You must remember this: Film fest documentaries unearth forgotten histories

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BY STEVE MARTINDALE

SS FILM FESTIVAL SOCIETY

“The past is a foreign country,” begins L.P. Hartley’s 1953 novel The Go-Between, “they do things differently there.”

Three award-winning documentaries screening at the Salt Spring Film Festival at ArtSpring in early March remind us that the past may seem particularly foreign when history is either forgotten or erased.

The festival kicks off with Bobbi Jo Hart’s Fanny: The Right to Rock. The first all-women band to be signed by a major record label, Fanny’s status as musical pioneers — admired by the likes of David Bowie — has largely been overlooked. Addressing misogyny, racism and homophobia in the music industry, this celebratory documentary corrects our collective amnesia as the aging band members joyfully reunite after half a century to produce a new album.

History can be lost even within marginalized communities, as evidenced by Michael Seligman and Jennifer Tiexiera’s revelatory P.S. Burn This Letter Please, in which a secret stash of letters resurfaces after 60 years to shine light on the little-known world of New York City drag queens in the 1950s. At a time when homosexuality was illegal and police brutality was commonplace, men who could be criminally charged for “masquerading as women” gathered to perform in underground drag bars run by the Mafia, which simultaneously controlled other criminal enterprises such as gambling and prostitution. Even within the LGBT community this history is not widely known.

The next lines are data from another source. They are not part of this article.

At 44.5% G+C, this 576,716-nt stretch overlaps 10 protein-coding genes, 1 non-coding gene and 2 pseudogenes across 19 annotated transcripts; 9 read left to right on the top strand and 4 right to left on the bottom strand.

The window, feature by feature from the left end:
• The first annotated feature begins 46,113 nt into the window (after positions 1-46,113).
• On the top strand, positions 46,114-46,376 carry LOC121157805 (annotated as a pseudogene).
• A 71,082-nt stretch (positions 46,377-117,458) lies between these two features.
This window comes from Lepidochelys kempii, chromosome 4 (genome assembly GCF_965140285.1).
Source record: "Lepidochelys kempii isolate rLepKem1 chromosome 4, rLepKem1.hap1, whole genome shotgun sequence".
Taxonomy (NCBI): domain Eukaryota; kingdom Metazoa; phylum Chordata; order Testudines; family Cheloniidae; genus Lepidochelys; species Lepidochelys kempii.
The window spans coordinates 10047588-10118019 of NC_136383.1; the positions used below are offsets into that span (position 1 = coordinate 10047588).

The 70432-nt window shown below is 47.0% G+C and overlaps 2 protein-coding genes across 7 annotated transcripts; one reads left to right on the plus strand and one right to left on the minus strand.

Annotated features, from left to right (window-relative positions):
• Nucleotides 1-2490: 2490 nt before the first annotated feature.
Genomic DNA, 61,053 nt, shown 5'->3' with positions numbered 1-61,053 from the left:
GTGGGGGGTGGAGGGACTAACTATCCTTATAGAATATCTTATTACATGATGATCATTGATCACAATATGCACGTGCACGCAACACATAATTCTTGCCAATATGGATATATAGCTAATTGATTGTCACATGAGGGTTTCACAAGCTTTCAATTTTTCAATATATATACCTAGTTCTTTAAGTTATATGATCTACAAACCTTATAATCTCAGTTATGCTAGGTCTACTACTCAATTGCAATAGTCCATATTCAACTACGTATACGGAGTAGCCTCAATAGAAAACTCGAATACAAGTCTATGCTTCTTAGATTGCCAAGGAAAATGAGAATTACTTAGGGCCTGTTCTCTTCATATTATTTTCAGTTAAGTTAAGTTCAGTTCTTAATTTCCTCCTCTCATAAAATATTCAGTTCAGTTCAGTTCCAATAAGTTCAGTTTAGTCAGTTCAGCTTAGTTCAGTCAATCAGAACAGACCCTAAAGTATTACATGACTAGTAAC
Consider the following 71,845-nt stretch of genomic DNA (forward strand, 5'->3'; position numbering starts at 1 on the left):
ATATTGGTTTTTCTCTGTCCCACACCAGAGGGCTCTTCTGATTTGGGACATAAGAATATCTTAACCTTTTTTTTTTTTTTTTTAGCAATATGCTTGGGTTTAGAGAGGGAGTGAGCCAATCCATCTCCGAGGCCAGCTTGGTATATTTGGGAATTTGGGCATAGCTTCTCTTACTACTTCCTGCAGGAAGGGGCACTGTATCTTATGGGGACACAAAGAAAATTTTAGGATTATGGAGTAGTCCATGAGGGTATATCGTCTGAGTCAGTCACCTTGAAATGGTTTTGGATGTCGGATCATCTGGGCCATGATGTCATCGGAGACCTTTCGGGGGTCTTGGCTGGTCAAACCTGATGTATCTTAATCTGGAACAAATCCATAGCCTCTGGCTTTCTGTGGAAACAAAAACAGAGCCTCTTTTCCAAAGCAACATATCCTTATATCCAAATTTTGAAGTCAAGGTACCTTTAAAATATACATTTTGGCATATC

Sometimes history is intentionally buried, as revealed in the festival’s closing night film My Tree, in which Toronto playwright Jason Sherman travels to the Holy Land to find the tree that had been gifted to him at his 1975 Bar Mitzvah, part of a popular fundraiser for the Jewish National Fund. Exploring the manicured parks and forests of Israel, Sherman unearths who and what had been removed from the land, asking tough questions about how so simple a gift could hide such dark truths.

Winston Churchill was fond of quoting Spanish-American philosopher George Santayana’s aphorism “Those who cannot remember the past are condemned to repeat it,” but perhaps this sentiment is due for an update. Those who cannot remember the past are condemned to simply continue forgetting it…until someone with the fortitude to examine the blank spots in our collective memory writes a book or makes a film to remind us all of people who should never have been forgotten.

All screenings are at ArtSpring from March 1 to 6. More information at www.saltspringfilmfestival.com.

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